Links:


 

 

Traveling Africa in Pursuit of Research

Most authors spend many hours researching topics before they begin writing. For fiction, getting details right is important, but for nonfiction it’s essential.

I recently returned from Kenya after gathering material for a story I’m writing. Yes, I saw many different parts of the country, but my goal was getting background material for a biography on one of the leaders of the Mau-Mau rebellion, when Kenya declared its independence from Great Britain.

To do this, I traveled over back roads to meet the man’s son, who was a schoolboy at the time his father was arrested. When I say back roads, I don’t mean the usual country roads. These were roads typically traversed on foot or motorbike. While we jounced along, huge chunks of rock and piles of dirt scraped the underside of the van. At times we could only pass by driving with two wheels in the ditch at the side of the road. Sometimes the van tilted so much, it seemed as if we were riding on two wheels rather than four. This harrowing ride was made more difficult when we needed to pass an occasional vehicle by a hair’s breadth.

After more than an hour, we came to the remote village in the mountains. We took a tour of the extensive farm, then settled in for the interview, while his wife cooked beef stew over coals in a small metal fire pit in the kitchen. Chickens wandered into the screened-in porch, while a goose pecked at the screen as his story unfolded. He began with the family tree, so I would know his father’s history. He rattled off names and dates. What an incredible memory! And I left his farm with a full stomach and many memories of my own.

The next day we visited the prison where many Mau-Mau revolutionaries were held. Because the prison is still in use, we had to wait for the guards to clear all the prisoners from the areas we would be touring. And we received special permission to take a few pictures. The prisoners watched from behind barbed wire fencing while we entered the older buildings on the grounds. It was an emotional day for the independence leader’s daughter because this was the first time she had seen the cells where her father was held for seven years. Throughout the tour, the guards were very respectful of the descendant of a man who’d helped secure Kenya’s freedom.

I spent one day at the area considered the “Eden” of the Kikuyu people and heard their origin story and history, and viewed historical artifacts, granaries (pictured), and homes. The fight for independence mainly began with the Kikuyu, who wanted to stop British settlers from taking over their land. Ancient and modern history combined later when I got to hear about politics from an official in the present-day government who is Kikuyu.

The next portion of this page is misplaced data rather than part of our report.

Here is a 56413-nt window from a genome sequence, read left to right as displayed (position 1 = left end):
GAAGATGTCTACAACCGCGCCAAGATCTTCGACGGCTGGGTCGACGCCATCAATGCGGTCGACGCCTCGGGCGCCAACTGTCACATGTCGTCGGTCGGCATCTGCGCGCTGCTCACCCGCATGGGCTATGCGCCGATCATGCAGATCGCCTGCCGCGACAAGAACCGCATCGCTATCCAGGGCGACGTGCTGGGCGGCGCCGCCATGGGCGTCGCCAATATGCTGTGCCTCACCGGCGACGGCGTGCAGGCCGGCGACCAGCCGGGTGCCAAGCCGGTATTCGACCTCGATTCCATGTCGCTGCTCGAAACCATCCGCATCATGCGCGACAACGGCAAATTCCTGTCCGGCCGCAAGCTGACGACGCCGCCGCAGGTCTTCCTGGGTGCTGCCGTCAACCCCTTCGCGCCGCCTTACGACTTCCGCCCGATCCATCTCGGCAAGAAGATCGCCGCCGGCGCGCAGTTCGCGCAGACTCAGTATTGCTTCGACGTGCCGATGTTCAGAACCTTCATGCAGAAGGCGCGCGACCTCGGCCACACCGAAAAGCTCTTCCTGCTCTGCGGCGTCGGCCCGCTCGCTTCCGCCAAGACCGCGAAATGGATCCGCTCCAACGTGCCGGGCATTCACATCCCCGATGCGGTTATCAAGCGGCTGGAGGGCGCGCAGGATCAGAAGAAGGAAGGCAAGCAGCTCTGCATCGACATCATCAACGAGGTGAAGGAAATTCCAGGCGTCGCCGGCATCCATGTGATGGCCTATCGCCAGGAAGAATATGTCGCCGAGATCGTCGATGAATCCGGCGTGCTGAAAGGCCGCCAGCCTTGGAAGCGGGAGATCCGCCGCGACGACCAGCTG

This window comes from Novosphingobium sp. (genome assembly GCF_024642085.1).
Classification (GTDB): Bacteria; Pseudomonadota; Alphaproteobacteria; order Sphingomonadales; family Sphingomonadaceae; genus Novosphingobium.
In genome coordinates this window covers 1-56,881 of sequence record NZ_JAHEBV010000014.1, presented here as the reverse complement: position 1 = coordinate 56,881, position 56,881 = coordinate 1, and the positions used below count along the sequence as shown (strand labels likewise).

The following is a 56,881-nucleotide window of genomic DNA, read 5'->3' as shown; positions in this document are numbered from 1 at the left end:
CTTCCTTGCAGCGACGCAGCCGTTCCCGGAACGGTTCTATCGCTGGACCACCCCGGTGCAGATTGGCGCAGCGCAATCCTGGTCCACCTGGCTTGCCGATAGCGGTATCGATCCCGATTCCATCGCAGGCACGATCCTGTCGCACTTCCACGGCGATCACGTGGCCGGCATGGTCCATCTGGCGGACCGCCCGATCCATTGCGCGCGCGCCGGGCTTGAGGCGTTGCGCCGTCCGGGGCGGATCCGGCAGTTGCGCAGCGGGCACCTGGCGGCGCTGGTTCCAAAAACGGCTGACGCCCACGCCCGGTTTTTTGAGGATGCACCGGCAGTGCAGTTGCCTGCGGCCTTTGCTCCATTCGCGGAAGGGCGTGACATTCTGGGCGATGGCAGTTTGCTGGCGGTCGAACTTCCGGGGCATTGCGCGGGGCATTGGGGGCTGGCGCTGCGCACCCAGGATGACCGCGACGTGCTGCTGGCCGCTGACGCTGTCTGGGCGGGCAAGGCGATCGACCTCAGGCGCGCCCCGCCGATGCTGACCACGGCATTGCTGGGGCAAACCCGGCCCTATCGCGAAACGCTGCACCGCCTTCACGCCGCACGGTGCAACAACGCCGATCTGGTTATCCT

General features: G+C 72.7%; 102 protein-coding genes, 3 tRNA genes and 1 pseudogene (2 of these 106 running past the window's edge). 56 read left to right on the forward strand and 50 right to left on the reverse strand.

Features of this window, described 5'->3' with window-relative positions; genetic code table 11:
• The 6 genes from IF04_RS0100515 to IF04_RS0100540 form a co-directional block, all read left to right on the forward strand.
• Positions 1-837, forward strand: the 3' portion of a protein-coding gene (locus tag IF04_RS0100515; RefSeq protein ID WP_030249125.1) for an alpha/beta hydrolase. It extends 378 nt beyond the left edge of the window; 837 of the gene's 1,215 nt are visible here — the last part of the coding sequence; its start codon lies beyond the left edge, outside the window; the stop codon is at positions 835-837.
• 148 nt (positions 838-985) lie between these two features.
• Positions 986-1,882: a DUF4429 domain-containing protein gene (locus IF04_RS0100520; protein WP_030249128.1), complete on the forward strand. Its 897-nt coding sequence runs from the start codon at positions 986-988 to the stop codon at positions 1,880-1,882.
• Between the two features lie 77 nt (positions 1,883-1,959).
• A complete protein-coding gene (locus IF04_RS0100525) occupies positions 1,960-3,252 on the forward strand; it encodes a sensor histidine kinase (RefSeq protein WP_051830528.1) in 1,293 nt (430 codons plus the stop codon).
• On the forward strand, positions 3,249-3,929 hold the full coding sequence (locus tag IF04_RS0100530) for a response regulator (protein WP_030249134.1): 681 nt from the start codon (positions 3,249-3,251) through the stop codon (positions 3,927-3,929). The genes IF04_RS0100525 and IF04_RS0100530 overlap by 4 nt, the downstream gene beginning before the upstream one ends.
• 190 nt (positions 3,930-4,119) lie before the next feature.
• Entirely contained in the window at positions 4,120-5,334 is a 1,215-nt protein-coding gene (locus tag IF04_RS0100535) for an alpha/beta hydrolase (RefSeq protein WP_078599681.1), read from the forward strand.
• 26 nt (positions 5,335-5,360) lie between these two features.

Another stop was the archives in Nairobi, which has a museum on the first two floors that added to my knowledge of history. My main goal, though, was to look at official records. Although they could not pull the specific records I requested, they did bring me a file from 1954 titled “Information and Propaganda,” which contained British records of the revolts, arrests, and killings. It was jarring to read the British accounts after hearing the Kenyans laud the Mau Mau as freedom fighters. The British called them “terrorists.” Interesting to see how people with opposing points of view can describe the same events so differently.

Before I’d left for Africa, I’d read books about the period recommended by my Kenyan friend, and those accounts by Kenyan writers gave me a greater understanding of the culture and history. In addition, I had a long, handwritten account of family stories from the man’s son. Armed with that knowledge, I returned home to begin my library and online research. Having firsthand experiences and good official records will add richness and detail to the story that I would not have had otherwise. When the book is written, the manuscript will be sent to all the sources to check it for accuracy.

Reading about my travels and research might give some insight into how much background work can go into writing a children’s book. Stories come from the heart, but they need to be backed up by extensive research. Once the book is written, I hope sharing this small piece of history and one man’s commitment to Kenyan freedom will inspire children everywhere to dream big.

Winners of the STEM Tuesday Book Blast!

 

THANK YOU for all of the wonderful comments about STEM!  We are thrilled to hear of your excitement for our new blog and hope you will join us this Tuesday, November 7th, for our very first post.

As a reminder, you can sign up to follow us  on the left-hand side of this page, down at the bottom. That way you get not only the STEM Tuesday posts, but all of the other posts that keep you up-to-date with what’s happening in the Middle Grade book world from our awesome host blog, From the Mixed Up Files!

Also, look for us on Facebook, Instagram, and Twitter.

Now let’s get to the really important stuff:

WHO WINS THE BOOKS??

Marjorie L. wins    by Nancy Castaldo

 

Kimberly M. wins   by Mary Kay Carson

 

Molly S. wins   by Amber J. Keyser

 

Eleanor G. wins  by Jennifer Swanson

 

Niccole wins  by Michelle Houts

 

Lauren M. wins  by Heather Montgomery

 

Jennifer O. wins  by Carolyn DeCristofano

 

CONGRATULATIONS TO ALL OF THE WINNERS!!!

You will all be contacted shortly by the authors of the book to coordinate receiving your prizes.

Again, thanks everyone for your enthusiasm for STEM Tuesday.

SEE YOU… well, this TUESDAY

#STEMROCKS